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America


WEIGHTY ISSUE Some experts say high-fructose corn syrup is metabolized differently from other sweeteners and more readily stored as fat as a result.


The Obesity Epidemic: Is High- Fructose Corn Syrup to Blame?


O


The ubiquitous, man-made sweetener is linked to a host of health problems. It’s a man-made version of fructose,


BY SYLVIA BOOTH HUBBARD


ne can debate the wis- dom of New York Mayor Michael Bloomberg’s war on larger-size sodas,


but health experts across the politi- cal spectrum agree on this much: Our sweet tooth is killing us. Americans’ consumption of sugar


has been linked to numerous health problems, including the current obesi- ty epidemic. Many experts believe the main malefactor is not real sugar but a particular man-made form of sugar: high-fructose corn syrup (HFCS). Things got sticky not long after it began flooding our food supply in the decade of 1975 to 1985. “We can trace the obesity epidem-


ic back to the introduction of high- fructose corn syrup,” says nationally recognized cardiologist Dr. Chaunc- ey Crandall. If you drink sweetened colas, or buy processed foods, you can be sure you’re ingesting HFCS.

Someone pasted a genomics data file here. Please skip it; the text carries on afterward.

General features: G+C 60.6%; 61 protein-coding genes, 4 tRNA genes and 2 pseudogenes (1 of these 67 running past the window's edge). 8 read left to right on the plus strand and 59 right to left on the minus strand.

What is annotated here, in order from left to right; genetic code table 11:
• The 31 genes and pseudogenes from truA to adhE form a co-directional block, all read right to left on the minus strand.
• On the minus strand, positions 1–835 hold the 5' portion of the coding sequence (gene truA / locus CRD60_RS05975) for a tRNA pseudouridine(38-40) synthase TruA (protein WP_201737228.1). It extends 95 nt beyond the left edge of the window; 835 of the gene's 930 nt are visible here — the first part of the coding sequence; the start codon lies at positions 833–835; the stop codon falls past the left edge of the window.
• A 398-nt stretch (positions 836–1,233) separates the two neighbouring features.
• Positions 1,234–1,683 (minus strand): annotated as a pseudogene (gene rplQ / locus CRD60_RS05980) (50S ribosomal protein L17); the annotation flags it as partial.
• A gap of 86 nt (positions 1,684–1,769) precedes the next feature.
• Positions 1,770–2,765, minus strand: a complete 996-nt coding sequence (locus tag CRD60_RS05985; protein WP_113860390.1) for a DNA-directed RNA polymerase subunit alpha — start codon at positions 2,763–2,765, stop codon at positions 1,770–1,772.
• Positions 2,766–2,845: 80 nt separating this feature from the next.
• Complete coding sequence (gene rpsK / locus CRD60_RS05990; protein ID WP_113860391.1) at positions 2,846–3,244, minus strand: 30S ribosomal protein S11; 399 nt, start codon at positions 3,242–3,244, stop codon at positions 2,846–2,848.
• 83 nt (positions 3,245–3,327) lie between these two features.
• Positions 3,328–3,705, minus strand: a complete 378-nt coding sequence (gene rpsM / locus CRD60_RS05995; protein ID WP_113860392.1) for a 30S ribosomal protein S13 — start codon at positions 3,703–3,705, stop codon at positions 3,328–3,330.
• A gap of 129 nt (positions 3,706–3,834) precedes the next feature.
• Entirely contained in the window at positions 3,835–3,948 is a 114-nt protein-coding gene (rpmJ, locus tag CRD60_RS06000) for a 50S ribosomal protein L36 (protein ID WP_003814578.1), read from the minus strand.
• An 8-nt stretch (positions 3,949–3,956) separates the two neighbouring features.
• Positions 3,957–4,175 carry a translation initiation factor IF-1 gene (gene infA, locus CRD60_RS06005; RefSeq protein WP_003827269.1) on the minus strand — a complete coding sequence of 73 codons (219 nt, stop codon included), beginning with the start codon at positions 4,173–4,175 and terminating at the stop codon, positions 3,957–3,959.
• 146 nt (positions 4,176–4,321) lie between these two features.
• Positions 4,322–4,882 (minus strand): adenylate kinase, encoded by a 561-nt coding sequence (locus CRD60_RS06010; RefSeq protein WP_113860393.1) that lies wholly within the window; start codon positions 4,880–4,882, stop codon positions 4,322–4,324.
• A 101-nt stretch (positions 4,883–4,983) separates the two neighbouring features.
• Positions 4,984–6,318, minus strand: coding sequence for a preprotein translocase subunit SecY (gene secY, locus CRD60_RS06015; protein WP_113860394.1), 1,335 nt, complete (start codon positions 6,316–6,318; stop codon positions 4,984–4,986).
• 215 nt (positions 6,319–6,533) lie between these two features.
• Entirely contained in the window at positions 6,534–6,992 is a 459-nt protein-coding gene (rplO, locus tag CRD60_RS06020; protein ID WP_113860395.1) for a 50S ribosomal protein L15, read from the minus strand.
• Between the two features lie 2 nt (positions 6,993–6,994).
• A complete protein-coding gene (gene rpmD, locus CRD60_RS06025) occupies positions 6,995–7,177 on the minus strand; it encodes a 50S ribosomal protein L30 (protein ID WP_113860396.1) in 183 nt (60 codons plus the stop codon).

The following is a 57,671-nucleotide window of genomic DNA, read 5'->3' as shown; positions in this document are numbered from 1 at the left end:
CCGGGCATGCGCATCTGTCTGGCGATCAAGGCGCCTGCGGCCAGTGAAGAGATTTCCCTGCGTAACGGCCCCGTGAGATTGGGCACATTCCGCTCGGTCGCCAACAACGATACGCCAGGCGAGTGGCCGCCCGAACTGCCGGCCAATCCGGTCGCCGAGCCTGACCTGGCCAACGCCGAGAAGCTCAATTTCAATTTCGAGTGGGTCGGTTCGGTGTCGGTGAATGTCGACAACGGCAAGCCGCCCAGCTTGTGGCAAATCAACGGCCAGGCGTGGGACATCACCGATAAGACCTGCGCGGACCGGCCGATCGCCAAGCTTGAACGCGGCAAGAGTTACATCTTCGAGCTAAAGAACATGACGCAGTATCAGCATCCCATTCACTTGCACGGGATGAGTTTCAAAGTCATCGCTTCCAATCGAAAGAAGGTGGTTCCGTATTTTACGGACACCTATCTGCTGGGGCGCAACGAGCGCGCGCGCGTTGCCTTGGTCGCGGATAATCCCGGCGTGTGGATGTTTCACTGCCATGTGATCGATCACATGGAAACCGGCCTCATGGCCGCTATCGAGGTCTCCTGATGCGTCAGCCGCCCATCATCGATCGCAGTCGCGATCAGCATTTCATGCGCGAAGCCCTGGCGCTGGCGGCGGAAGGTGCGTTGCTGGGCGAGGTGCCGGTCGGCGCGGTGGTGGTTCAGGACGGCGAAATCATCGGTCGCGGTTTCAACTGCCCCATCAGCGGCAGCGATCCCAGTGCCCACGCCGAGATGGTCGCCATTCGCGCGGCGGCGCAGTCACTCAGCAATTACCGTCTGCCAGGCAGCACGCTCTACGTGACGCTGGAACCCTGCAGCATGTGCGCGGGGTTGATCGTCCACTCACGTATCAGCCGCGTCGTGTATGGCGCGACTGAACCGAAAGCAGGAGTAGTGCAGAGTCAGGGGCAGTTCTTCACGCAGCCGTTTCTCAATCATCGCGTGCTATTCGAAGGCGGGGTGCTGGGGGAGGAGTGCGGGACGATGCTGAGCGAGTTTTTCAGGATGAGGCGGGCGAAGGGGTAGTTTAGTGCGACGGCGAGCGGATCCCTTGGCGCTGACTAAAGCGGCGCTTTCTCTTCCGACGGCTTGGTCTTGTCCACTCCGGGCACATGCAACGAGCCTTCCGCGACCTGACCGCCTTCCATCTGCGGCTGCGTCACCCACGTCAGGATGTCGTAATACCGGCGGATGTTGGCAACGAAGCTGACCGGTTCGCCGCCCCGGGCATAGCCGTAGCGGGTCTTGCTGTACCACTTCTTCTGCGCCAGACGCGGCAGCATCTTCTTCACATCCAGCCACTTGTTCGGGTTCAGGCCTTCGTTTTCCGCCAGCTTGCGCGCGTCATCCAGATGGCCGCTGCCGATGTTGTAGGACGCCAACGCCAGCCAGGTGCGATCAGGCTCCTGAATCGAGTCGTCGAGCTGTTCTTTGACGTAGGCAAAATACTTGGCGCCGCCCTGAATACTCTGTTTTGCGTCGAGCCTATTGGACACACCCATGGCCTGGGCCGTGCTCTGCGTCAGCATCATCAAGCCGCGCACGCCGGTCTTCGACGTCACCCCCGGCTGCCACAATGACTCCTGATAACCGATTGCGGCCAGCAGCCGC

18 NEWSMAX | AUGUST 2012


A SWEET BAN New York Health Commissioner Thomas Farley and the Health and Human Services’ Linda Gibbs discuss a proposed ban on large sugary drinks.


produced by processing cornstarch. It can be found in many of our food and drinks: sodas, cereals, fruit juice drinks, condiments, crackers, candy, cookies, breads, baby foods, soups, vegetables — just to name a few. Indeed, the average American consumes at least 69 pounds of corn-


based sweeteners every year. That’s more than half the total amount of all sweeteners, including ordinary sugars from sugar cane and sugar beets. Products containing HFCS are


even marketed as a healthy choice. For instance, SunnyD is an orange


drink marketed as being “reverse-engi- neered from the sun” and contain- ing a “boatload of energy.” It contains water, high-fructose corn syrup, corn syrup, and 2 percent or less of several fruit juices. It’s mostly flavored sugar water, but there is so much confusion over HFCS that some consumers don’t even realize it’s basically sugar. As the amount of HFCS has increased in our diets, so have our waistlines, along with the health prob- lems including Type 2 diabetes. But is HFCS really to blame? If so, what should be done? Should the govern- ment step in and ban its use? Although there is no doubt among experts that America’s growing sweet


CORN, FARLEY/AP IMAGES / PEDESTRIANS/LANDOV


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